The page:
Architects have preferred to change the existing environment rather than enhance what is there. But to gain insight from the commonplace is nothing new: Fine art often follows folk art…Modern architecture has not so much excluded the commercial vernacular as it has tried to take it over by inventing and enforcing a vernacular of its own, improved and universal. It has rejected the combination of fine art and crude art.
- Excerpts from Learning From Las Vegas. Robert Venturi, Denise Scott Brown and Steven Izenour, 1972
Vitruvius, known for his classical treatise De Architectura, wrote that architecture should provide firmitas, utilitas and venustas (firmness, commodity and delight). If Vitruvius were driving around Los Angeles today, he’d probably struggle to find much delight in the ‘universal’ architecture of strip malls that dot the landscape of Los Angeles.
Out of economic or aesthetic necessity, or both, a building’s signage is often tasked with providing ‘delight’ for the eye. Los Angeles has a strong tradition of hand painted signs, particularly on the shop fronts of small businesses. Through paint and typography, these signs overlay a unique identity over an otherwise anonymous and prosaic structure.
Venturi, Scott Brown and Izenour coined the term decorated shed in Learning From Las Vegas. They defined it as a purely utilitarian structure with a purpose communicated only by its decorated frontage. The decoration is intended to distract the viewer from the structure and to overcompensate for its failings. In Los Angeles, the decorated shed makes a lot of sense from an economic perspective. There is a continuous cycle of businesses opening, closing and relocating, which requires the mobility and adaptability that a generic structure can offer.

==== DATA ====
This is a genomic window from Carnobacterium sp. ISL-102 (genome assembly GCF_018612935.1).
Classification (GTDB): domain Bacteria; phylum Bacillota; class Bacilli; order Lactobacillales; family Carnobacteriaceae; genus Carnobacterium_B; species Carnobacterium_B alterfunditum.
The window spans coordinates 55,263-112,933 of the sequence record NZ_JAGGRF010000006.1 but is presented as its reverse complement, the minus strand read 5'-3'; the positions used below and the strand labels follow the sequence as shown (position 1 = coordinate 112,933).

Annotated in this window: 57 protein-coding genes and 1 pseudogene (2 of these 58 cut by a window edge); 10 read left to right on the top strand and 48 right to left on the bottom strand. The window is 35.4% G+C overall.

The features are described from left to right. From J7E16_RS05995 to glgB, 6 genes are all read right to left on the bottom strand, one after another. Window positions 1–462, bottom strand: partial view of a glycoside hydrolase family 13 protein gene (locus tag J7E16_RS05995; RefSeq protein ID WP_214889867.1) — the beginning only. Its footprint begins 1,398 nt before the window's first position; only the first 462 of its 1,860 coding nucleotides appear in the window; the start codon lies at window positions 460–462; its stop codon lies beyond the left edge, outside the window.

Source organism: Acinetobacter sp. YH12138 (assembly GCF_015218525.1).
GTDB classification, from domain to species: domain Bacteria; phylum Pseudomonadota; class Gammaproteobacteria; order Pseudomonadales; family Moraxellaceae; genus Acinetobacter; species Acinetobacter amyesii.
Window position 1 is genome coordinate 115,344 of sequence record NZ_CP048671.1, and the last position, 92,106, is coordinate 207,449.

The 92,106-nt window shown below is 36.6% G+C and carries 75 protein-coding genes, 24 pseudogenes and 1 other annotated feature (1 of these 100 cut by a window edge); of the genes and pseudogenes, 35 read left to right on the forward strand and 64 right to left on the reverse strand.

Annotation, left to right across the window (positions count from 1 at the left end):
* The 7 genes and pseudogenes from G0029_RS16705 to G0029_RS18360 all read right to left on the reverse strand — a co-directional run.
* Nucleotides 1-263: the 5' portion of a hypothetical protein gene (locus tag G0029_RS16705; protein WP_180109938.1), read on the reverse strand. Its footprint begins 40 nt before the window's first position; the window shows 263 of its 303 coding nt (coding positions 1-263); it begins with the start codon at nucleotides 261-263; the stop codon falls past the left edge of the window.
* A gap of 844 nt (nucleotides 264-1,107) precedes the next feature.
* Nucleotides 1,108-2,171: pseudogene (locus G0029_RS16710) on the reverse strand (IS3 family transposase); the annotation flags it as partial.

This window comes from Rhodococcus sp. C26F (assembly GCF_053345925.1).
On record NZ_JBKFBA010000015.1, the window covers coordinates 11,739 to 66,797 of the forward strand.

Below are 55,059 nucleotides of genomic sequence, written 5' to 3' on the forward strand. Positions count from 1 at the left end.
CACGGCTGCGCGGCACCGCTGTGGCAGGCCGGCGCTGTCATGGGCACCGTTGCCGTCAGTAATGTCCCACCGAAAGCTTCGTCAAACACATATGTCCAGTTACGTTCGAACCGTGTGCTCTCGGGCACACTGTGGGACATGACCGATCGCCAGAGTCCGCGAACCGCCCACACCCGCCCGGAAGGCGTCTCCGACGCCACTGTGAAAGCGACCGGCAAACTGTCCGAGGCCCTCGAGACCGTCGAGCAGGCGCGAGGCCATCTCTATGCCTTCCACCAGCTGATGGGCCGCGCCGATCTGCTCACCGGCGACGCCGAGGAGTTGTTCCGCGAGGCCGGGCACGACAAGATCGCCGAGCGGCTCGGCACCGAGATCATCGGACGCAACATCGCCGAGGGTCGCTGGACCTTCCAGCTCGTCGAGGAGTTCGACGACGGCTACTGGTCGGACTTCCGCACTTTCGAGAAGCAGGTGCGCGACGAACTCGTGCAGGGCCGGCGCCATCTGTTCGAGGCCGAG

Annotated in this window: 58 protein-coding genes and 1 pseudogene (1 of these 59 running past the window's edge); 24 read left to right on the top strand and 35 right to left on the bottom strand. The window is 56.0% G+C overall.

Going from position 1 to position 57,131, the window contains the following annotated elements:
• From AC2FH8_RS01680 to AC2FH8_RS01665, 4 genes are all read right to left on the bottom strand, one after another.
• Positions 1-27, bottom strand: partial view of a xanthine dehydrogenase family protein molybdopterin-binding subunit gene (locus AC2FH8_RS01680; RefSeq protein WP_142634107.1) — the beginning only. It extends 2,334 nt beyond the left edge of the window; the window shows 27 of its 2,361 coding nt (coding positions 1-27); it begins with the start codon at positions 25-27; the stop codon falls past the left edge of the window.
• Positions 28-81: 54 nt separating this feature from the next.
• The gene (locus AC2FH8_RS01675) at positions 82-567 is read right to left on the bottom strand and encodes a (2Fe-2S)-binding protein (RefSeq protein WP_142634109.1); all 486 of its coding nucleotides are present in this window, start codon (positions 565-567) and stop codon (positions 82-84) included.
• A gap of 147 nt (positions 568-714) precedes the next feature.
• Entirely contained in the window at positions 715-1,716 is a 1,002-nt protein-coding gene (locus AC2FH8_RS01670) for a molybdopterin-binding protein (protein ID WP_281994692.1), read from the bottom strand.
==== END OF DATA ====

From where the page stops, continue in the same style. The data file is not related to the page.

The shed can also be a blank canvas for a multitude of unexpected interventions, both formal and graphic. For example, the sign can be scaled to the size of the building or it can project from it to transform the building’s silhouette against the sky. From hand-painted ‘folk art’ signs to the haphazard assemblage of projecting signs -- a unique mixture of graphic economy, and whimsy, can transform and personalize an otherwise nondescript architectural space.